Are Your Company’s Products Earning Frequent Traveler Miles?
By john.bermudez on May 01, 2009
Ever stop to think about the miles traveled by the products that your company produces from the point at which the first component is manufactured until the completed product reaches the final customer? Products and the components inside often accumulate thousands of miles before they reach the customers. Every single one of these miles adds to a product’s carbon footprint. While bottled water from Fiji and French Alps has taken a big public relations hit lately, they are not the only products guilty of seemingly excessive travel. If we reduce the miles traveled, we can reduce the carbon footprint whether the product is bottled water or a bulldozer.
The globalization of supply chains has increased the number of miles traveled by products (let’s call these product miles) by moving manufacturing farther away from the major markets. Some of these product miles are obviously unavoidable, but do manufacturers, distributors, and retailers know how many product miles result from supply chain inefficiencies? If some of product miles are unnecessary, how can they be identified and eliminated?
The first step in reducing product miles is gaining a better understanding of the miles traveled. Some manufacturers have already begun to measure product miles to get an overall sense of supply chain efficiency. For these manufacturers, the metric is simple: the higher the miles, the more likely their supply chain is inefficient. Oracle’s Supply Chain Management applications including Oracle Transportation Management and Value Chain Planning provide capabilities to help you quantify the miles traveled. Oracle Transportation Management can help companies reduce product miles by optimizing the utilization of the trucks, trailers, and containers used to ship the products. Oracle Transportation also reduces product miles by linking multiple shipments into efficient routes, thereby eliminating unnecessary empty miles for the drivers and trucks.
Part of the Value Chain Planning suite, Strategic Network Optimization enables manufacturers to compare different supply chain scenarios to determine where product miles are added. For an example, trying to lower the total landed cost (of the product), may be taking advantage of the difference in tariffs on currency exchange rates but increasing the product miles by adding an unnecessary stop at an interim distribution center. By using the scenario comparison capability in Strategic Network Optimization, you can compare the cost advantage of the alternate supply chain plans to determine whether the anticipated cost savings warrant the increase in carbon footprint.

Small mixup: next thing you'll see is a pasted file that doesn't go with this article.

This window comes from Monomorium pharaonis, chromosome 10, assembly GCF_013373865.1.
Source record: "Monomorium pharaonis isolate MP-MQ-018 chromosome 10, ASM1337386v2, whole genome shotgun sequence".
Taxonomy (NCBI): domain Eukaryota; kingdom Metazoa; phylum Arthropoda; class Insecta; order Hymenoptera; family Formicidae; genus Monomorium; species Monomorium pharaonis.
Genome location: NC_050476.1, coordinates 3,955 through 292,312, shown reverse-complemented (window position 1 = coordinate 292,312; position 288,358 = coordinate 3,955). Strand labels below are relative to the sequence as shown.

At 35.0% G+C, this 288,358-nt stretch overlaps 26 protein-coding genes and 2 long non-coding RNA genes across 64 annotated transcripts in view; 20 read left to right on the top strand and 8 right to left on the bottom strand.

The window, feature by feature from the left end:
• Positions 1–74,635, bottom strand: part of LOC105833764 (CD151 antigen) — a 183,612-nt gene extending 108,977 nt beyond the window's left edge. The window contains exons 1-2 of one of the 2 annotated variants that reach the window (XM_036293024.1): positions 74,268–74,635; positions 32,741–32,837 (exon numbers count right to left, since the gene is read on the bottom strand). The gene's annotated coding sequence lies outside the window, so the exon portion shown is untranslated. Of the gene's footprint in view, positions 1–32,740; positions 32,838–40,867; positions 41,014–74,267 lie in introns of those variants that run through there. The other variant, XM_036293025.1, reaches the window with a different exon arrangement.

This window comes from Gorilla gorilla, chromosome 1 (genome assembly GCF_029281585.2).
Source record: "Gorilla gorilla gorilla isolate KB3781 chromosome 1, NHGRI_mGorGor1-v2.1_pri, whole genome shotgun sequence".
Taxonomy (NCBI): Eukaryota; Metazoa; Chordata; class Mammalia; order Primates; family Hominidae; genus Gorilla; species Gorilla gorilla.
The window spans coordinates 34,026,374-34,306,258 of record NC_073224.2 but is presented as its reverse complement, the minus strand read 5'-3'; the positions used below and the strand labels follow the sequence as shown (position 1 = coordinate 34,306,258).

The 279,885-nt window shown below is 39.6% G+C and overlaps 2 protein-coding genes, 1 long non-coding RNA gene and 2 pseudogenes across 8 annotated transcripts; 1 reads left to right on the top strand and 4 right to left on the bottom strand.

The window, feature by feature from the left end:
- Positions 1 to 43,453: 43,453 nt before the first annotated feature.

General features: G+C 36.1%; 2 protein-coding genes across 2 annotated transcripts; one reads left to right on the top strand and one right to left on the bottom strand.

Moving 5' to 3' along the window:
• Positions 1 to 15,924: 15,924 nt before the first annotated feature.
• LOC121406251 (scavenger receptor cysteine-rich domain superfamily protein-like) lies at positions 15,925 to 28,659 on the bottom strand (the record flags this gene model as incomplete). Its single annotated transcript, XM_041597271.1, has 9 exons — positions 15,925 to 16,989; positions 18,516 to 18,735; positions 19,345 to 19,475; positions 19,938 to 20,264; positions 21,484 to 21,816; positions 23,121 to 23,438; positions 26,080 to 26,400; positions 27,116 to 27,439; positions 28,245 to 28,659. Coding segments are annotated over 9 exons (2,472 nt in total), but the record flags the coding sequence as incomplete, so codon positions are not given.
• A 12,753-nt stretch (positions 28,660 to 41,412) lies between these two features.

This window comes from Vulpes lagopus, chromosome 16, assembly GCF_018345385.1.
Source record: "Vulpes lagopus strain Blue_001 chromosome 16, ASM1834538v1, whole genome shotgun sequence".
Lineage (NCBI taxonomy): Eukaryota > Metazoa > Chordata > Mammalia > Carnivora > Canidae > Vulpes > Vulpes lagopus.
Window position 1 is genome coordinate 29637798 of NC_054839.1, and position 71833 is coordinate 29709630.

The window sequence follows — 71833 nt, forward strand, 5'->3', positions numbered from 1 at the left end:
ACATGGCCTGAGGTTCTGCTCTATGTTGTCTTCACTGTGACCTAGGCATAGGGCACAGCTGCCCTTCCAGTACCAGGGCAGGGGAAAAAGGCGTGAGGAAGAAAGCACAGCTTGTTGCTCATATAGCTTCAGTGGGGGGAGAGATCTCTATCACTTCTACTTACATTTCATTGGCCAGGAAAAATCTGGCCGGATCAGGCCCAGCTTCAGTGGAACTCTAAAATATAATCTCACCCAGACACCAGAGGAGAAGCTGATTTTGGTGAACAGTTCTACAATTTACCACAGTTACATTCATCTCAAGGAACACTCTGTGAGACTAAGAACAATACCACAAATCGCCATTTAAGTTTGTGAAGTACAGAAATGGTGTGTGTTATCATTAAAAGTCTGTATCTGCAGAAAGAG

Strategic Network Optimization models can consider green house gas emissions as part of the supply chain network design. Beyond miles traveled, this capability can also be used to penalize supply sources that may have lower labor rates but use power generated from inefficient plants that produce high levels of greenhouse gases or are in countries with lower emission standards. Various scenarios can be compared with different penalties placed on greenhouse gases and product miles.
Unexpected changes in demand can also increase product miles as inventory is moved from one distribution center to another to cover demand shifts. The advanced demand sensing capabilities of Demantra Demand Management can help companies detect local changes and improve forecast accuracy. The improved forecasts can be used with Strategic Network Optimization to better align sourcing to distribution center replenishments. This will reduce the need to transfer product from one distribution center to another.
Oracle’s Value Chain Planning and Transportation Management applications provide a number of capabilities that can have a real impact on the carbon footprint of your company’s products. More importantly, Oracle Supply Chain Management applications can help companies address the carbon footprint issue in a cost effective manner that turn a “green” initiative into an profitable one.